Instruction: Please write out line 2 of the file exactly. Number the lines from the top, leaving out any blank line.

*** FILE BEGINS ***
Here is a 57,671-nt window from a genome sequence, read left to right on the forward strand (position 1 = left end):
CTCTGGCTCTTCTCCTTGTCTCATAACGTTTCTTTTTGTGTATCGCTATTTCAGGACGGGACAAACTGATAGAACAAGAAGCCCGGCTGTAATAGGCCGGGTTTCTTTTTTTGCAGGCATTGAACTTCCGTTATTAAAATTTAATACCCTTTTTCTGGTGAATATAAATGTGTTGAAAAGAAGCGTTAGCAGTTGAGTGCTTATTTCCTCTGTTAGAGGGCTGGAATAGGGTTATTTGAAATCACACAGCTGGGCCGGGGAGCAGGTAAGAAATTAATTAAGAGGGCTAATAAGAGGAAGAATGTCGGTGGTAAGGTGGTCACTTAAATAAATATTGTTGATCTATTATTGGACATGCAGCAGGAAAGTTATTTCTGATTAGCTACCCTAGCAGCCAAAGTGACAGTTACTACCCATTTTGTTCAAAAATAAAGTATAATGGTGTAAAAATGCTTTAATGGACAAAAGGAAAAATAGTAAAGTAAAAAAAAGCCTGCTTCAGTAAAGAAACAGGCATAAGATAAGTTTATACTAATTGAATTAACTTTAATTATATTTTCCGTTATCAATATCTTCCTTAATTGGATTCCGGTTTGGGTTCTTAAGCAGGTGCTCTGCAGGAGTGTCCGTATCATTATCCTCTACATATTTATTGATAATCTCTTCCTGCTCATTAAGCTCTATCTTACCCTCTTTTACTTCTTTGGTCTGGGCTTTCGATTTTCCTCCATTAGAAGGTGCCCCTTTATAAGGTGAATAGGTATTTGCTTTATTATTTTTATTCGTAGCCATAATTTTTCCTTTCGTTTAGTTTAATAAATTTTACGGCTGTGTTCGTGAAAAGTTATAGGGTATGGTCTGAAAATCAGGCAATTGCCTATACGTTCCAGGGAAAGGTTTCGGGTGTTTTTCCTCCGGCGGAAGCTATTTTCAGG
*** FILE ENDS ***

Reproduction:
CTCTGGCTCTTCTCCTTGTCTCATAACGTTTCTTTTTGTGTATCGCTATTTCAGGACGGGACAAACTGATAGAACAAGAAGCCCGGCTGTAATAGGCCGGGTTTCTTTTTTTGCAGGCATTGAACTTCCGTTATTAAAATTTAATACCCTTTTTCTGGTGAATATAAATGTGTTGAAAAGAAGCGTTAGCAGTTGAGTGCTTATTTCCTCTGTTAGAGGGCTGGAATAGGGTTATTTGAAATCACACAGCTGGGCCGGGGAGCAGGTAAGAAATTAATTAAGAGGGCTAATAAGAGGAAGAATGTCGGTGGTAAGGTGGTCACTTAAATAAATATTGTTGATCTATTATTGGACATGCAGCAGGAAAGTTATTTCTGATTAGCTACCCTAGCAGCCAAAGTGACAGTTACTACCCATTTTGTTCAAAAATAAAGTATAATGGTGTAAAAATGCTTTAATGGACAAAAGGAAAAATAGTAAAGTAAAAAAAAGCCTGCTTCAGTAAAGAAACAGGCATAAGATAAGTTTATACTAATTGAATTAACTTTAATTATATTTTCCGTTATCAATATCTTCCTTAATTGGATTCCGGTTTGGGTTCTTAAGCAGGTGCTCTGCAGGAGTGTCCGTATCATTATCCTCTACATATTTATTGATAATCTCTTCCTGCTCATTAAGCTCTATCTTACCCTCTTTTACTTCTTTGGTCTGGGCTTTCGATTTTCCTCCATTAGAAGGTGCCCCTTTATAAGGTGAATAGGTATTTGCTTTATTATTTTTATTCGTAGCCATAATTTTTCCTTTCGTTTAGTTTAATAAATTTTACGGCTGTGTTCGTGAAAAGTTATAGGGTATGGTCTGAAAATCAGGCAATTGCCTATACGTTCCAGGGAAAGGTTTCGGGTGTTTTTCCTCCGGCGGAAGCTATTTTCAGG